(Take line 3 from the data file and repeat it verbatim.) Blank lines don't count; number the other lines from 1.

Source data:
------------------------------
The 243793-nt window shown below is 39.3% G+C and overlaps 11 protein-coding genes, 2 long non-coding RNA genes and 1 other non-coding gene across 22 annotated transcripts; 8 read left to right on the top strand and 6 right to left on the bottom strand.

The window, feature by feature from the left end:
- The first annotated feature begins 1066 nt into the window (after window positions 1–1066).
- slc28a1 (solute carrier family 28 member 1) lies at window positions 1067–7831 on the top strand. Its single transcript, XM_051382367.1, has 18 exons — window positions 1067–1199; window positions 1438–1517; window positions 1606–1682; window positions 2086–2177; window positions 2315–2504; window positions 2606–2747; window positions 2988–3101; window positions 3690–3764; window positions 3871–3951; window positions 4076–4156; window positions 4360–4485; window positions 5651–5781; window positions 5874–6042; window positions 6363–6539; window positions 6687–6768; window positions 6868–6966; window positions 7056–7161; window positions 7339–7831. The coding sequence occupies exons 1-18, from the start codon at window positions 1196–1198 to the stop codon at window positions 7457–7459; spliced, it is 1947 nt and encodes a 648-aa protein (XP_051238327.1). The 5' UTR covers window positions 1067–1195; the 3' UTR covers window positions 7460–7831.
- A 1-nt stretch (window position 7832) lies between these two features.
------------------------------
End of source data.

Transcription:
- The first annotated feature begins 1066 nt into the window (after window positions 1–1066).